Wright, Mets seal $ 138 m deal; Hanson traded



ASSOCIATED PRESS

Published — Sunday 2 December 2012

Last update 1 December 2012 11:26 pm

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NEW YORK: David Wright agreed to the richest contract in New York Mets history while Tommy Hanson was traded to the Los Angeles Angels on a busy day in baseball Friday when dozens of players were dumped by their teams.
Houston scooped up Philip Humber, hoping he’s a perfect fit, and Mariano Rivera returned for another season with the New York Yankees. He’ll be throwing to a new catcher, though, after Russell Martin completed his $17 million, two-year deal with Pittsburgh.
Jair Jurrjens, Mark Reynolds, Mike Pelfrey and Jack Hannahan were among the most notable names set to become free agents Saturday after their former clubs declined to offer them contracts for next season. Teams had until midnight on Friday to make 2013 offers to unsigned players on 40-man rosters.
Wright and the Mets settled on a $138 million, eight-year deal, a person familiar with the negotiations told The Associated Press. The agreement replaces the All-Star third baseman’s $16 million salary for next season and includes $122 million in new money, the person said, speaking on condition of anonymity because the contract had not been finalized.
Some of the money in Wright’s deal will be deferred.
A homegrown fan favorite, Wright is the club’s career leader in several major offensive categories, including hits, RBIs, runs and walks. He turns 30 on Dec. 20 and would have been eligible for free agency after next season.
Atlanta shipped Hanson to the Angels for former closer Jordan Walden, clearing a spot in the Braves’ rotation for Julio Teheran, Randall Delgado or another young starter.
Hanson’s velocity decreased as he battled rotator cuff tendinitis in 2011 and a lower back strain in 2012. But the 26-year-old right-hander was 45-32 with a 3.61 ERA in 108 starts over four big league seasons with the Braves.
“It’s a good risk on a pitcher we really believe in,” Angels general manager Jerry Dipoto said.
Walden had 32 saves in 2011, making the All-Star team as a rookie, but lost his closer’s role to Ernesto Frieri this year and finished 3-2 with a 3.46 ERA. He became expendable when the Angels agreed this week to a $3.5 million, one-year contract with reliever Ryan Madson.
Walden gives Atlanta another hard-thrower for its bullpen to help set up dominant closer Craig Kimbrel.
“We’ve been focused on adding a power arm to our bullpen all offseason,” Braves general manager Frank Wren said. “We felt if we added one power arm we would have a bullpen that would stack up with the best bullpens in our league. Jordan Walden has closing experience and the kind of arm that will stack up well in a seventh- and eighth-inning role for us.”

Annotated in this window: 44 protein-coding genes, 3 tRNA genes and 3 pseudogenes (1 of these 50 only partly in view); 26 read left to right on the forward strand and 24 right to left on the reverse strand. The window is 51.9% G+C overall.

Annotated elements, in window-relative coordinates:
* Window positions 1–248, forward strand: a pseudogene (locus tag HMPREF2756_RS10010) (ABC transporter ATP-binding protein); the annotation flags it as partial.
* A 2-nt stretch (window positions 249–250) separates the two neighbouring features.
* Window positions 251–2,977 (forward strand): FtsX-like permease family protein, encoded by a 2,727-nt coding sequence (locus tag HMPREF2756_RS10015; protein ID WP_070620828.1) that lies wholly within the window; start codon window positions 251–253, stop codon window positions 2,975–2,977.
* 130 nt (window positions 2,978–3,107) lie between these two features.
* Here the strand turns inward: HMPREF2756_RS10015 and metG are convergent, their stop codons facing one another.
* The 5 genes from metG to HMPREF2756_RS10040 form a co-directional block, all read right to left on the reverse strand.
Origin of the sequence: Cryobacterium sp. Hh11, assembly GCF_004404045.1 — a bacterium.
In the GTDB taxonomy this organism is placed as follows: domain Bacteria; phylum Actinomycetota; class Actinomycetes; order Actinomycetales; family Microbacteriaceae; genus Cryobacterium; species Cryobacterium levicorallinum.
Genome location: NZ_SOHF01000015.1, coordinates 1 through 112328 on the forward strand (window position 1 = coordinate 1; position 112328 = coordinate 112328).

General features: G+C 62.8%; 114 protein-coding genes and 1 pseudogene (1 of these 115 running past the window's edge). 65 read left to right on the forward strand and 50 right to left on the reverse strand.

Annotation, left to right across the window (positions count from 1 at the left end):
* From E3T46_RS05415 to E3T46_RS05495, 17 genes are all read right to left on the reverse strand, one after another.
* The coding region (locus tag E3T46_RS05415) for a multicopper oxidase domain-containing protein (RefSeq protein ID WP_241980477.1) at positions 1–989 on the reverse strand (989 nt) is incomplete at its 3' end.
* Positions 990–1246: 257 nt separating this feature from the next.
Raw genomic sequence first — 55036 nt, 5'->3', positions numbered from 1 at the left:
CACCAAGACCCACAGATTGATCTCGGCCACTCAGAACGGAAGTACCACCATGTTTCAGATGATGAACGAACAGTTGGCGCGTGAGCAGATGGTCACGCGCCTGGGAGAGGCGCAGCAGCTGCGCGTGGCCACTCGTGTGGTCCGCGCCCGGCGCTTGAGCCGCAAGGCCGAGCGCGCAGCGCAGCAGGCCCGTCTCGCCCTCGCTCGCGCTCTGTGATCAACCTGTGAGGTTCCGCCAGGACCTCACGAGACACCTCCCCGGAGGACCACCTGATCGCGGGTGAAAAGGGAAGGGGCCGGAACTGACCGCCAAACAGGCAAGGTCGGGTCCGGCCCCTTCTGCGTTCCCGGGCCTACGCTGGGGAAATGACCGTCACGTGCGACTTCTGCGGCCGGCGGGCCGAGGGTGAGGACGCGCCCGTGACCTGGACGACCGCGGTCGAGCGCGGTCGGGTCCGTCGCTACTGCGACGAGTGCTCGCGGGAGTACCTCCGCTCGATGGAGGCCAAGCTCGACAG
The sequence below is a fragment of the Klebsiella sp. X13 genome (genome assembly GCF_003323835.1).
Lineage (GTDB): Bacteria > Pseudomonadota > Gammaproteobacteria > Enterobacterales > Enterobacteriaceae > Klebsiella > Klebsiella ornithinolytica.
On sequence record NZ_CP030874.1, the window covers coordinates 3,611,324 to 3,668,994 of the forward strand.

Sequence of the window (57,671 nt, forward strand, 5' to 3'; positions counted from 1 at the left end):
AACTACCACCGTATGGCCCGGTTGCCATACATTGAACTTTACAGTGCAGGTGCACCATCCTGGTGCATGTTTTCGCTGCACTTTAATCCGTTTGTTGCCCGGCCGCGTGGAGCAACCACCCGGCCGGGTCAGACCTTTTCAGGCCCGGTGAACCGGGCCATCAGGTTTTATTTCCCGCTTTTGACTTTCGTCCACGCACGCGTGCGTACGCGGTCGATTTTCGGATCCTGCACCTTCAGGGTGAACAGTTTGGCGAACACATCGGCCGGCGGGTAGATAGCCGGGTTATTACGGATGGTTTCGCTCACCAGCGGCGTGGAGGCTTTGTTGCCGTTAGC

The ninth inning in New York belongs to Rivera, who accepted a cut in guaranteed money when he finalized a $10 million, one-year contract after missing most of the season with a knee injury.
The career saves leader, who turned 43 on Thursday, took a cut from his $30 million deal that covered the last two years — but he can earn additional money in award bonuses.
Rivera was limited to nine games this year after tearing the anterior cruciate ligament in his right knee during pre-game batting practice in Kansas City on May 3.

“I didn’t want to go out like that,” he said in a statement. “I didn’t want that to be the last image. But it wasn’t an easy decision because there’s more than just baseball with me. ... I’m not just coming back to play. I’m coming back to win.”
Rivera, with 608 saves in the regular season and 42 more in the postseason, is a 12-time All-Star. The Yankees say his recovery from June 12 knee surgery will be complete by opening day.
By then, Martin will be handling a new pitching staff in Pittsburgh after spending the past two seasons with New York.
The free-agent catcher goes from a franchise that’s won a record 27 World Series titles to a team that has endured a record 20 consecutive losing seasons.
“It’s going to be different,” Martin said. “It’s going to be a challenge but the Pirates have a young and electric club. There is a lot of talent there and I don’t think we’re as far away from winning as maybe people outside baseball think we are.”
Humber, who threw a perfect game for the Chicago White Sox last season, was claimed off waivers by the Astros and agreed to a one-year contract. He gets an $800,000 salary next year and Houston holds a club option for $3 million in 2014 with a $50,000 buyout.
The 29-year-old right-hander went 5-5 with a 6.44 ERA in 26 games last season, including 16 starts.
Jurrjens, an All-Star in 2011, was non-tendered by the Braves after getting demoted to the minors last season. Atlanta also declined to offer a 2013 contract to reliever Peter Moylan, but claimed David Carpenter off waivers from Boston.

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